Yet urban squirrels often face problems living among people and human-made structures. They are exposed to the city’s garbage and foodstuffs. City activity threatens their lives, and humans threaten their habitat. Although the squirrels look athletic and healthy, some fear for Toronto city squirrels’ future and overall wellbeing.
According to McGill University’s Urban Nature Information Service, urban squirrels make themselves at home in cities by nesting in trees, and can live up to two decades in captivity, but seldom live more than a year in the wild. While they are known to eat mostly fruit and nuts, they are sometimes found to eat meat, something that’s becoming increasing commonplace with urban animals.
“This isn’t surprising,” Oliver says. “All the urban animals you’re seeing, from birds to squirrels to raccoons, are eating what’s available to them and adopting unconventional diets. Like the red and black squirrel mating, it’s something new but not overly worrisome.”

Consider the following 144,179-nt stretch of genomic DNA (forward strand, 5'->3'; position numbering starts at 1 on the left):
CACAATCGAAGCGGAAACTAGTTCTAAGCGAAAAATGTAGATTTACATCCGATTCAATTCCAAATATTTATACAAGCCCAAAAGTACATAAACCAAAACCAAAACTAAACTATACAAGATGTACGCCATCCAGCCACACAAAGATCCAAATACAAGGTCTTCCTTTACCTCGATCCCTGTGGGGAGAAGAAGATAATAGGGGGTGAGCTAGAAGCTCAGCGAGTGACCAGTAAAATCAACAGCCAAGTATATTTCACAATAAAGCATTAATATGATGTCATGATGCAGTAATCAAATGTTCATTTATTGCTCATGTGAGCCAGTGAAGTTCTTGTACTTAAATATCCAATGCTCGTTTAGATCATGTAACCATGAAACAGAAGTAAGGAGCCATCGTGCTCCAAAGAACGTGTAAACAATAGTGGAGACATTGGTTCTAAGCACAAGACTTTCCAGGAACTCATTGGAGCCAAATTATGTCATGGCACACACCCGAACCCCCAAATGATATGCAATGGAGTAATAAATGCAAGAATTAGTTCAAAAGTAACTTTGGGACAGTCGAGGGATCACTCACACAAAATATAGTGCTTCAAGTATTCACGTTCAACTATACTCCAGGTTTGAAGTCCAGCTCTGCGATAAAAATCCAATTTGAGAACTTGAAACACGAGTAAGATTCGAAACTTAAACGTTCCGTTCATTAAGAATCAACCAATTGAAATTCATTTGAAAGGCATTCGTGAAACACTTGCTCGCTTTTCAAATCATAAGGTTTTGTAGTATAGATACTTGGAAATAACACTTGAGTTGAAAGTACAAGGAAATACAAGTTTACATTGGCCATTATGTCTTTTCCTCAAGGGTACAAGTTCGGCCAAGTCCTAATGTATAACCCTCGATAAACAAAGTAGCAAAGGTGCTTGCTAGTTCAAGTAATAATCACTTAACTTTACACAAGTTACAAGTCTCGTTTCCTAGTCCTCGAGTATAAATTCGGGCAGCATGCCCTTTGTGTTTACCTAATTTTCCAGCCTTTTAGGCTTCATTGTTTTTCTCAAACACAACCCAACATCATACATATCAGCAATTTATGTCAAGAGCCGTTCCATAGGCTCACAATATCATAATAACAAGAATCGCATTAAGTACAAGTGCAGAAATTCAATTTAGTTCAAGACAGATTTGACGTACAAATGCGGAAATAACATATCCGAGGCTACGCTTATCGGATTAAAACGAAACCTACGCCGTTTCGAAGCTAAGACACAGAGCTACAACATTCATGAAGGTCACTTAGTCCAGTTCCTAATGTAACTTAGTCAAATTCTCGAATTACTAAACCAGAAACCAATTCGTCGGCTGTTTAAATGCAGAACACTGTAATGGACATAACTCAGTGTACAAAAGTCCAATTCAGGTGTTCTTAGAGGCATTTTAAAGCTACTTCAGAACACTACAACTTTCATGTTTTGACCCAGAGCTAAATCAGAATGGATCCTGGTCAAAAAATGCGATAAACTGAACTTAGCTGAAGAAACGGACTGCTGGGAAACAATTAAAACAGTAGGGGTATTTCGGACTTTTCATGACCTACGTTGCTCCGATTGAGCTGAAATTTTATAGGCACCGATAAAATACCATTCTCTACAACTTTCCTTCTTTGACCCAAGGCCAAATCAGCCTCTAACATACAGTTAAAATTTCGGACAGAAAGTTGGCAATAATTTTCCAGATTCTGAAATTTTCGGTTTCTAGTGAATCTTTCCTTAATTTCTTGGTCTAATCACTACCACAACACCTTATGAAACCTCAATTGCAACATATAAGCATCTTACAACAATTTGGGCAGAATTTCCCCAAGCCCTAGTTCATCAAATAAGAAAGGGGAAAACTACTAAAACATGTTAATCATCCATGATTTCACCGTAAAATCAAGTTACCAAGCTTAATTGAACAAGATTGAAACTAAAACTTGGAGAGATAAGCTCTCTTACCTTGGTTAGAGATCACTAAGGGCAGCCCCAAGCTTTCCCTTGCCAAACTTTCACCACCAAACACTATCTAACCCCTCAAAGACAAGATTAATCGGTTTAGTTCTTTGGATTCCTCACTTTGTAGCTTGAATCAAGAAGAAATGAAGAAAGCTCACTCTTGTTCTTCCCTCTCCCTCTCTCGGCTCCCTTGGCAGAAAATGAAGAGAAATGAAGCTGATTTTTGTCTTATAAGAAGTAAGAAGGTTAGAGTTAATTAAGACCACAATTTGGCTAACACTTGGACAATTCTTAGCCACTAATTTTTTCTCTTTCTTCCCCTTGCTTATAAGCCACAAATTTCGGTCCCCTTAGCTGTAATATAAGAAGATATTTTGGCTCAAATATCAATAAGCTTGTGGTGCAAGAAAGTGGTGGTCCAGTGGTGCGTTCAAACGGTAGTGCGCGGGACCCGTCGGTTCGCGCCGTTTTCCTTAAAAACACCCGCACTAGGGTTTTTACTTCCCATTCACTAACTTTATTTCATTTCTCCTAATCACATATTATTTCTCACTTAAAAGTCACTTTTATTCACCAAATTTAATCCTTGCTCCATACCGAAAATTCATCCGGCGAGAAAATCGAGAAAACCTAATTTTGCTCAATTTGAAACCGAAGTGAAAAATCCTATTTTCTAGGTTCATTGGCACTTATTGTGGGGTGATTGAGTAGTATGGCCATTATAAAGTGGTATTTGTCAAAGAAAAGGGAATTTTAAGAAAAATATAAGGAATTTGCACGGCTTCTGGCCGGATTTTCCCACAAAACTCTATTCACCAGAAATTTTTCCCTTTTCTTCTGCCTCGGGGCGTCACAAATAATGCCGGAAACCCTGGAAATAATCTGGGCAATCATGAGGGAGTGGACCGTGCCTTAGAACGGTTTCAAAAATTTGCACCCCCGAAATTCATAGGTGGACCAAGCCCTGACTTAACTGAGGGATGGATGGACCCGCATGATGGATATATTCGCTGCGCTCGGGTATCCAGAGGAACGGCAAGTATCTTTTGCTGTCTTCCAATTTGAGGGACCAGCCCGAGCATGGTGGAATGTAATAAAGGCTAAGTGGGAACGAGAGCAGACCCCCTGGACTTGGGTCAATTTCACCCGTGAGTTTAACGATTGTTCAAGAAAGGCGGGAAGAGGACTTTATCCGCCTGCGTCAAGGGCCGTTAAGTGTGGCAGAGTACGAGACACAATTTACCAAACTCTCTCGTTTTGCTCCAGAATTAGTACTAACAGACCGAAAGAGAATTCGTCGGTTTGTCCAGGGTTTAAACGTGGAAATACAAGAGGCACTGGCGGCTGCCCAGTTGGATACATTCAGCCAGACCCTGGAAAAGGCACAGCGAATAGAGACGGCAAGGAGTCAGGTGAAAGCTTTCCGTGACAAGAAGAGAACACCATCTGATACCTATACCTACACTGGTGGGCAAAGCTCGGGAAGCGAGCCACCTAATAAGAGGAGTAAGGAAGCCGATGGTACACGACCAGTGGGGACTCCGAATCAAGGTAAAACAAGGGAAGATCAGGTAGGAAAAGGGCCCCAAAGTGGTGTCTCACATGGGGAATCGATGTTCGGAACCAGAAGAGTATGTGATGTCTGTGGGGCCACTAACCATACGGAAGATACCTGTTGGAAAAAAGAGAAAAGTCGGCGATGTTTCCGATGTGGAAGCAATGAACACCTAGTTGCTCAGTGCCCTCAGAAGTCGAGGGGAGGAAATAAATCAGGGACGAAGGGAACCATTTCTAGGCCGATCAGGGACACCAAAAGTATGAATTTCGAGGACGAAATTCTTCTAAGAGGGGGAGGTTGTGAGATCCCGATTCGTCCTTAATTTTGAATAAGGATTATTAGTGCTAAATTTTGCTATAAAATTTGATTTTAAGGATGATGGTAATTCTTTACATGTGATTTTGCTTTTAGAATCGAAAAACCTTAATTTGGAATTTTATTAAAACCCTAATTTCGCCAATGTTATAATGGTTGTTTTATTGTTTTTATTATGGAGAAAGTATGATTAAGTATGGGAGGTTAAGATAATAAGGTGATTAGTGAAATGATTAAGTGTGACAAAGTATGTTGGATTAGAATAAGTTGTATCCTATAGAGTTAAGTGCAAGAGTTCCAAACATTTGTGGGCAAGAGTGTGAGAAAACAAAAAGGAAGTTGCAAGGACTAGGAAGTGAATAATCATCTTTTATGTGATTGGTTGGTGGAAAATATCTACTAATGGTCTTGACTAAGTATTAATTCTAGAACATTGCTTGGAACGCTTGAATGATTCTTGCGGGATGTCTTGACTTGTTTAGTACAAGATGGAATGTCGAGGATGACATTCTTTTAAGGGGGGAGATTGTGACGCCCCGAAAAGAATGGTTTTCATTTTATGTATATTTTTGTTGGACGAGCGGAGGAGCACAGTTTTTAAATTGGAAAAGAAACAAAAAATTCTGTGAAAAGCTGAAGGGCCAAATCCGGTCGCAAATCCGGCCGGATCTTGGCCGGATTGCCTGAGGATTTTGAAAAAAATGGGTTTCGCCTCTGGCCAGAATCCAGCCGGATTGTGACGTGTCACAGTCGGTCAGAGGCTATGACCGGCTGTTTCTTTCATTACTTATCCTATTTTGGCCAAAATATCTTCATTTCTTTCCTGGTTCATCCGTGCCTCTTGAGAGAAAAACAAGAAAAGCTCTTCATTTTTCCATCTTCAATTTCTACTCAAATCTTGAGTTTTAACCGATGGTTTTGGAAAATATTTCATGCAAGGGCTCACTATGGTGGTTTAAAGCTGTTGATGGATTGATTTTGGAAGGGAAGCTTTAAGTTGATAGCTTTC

City dwellers often worry about squirrels interfering with their property and creating messes in their wake. Their diet and large teeth make them perfect weapons against any wood-based structures they find appealing, often gnawing heavily at home furnishings, siding, or window areas. Some fear of urban squirrels is justified, as the animals can carry the ‘squirrel flea’ or Orchopeas howardi. These fleas carry large numbers of bacteria that can infect roaming domestic animals, and even humans who come across an empty squirrel nest. Getting rid of these fleas requires immediate professional treatment.
Squirrels themselves are also susceptible to injury when coming into contact with humans.
“Home owners need to keep in mind a basic fundamental,” says Nathalie Karvonen, executive director at Toronto Wildlife Centre. “If you don’t maintain your house, squirrels will harm it and, in turn, harm themselves. Our rescue team has to often deal with injured squirrels caught in eaves troughs and dangling from roofs.”
Despite the number of squirrels in the city, they aren’t heavily reported to city government bodies as a nuisance.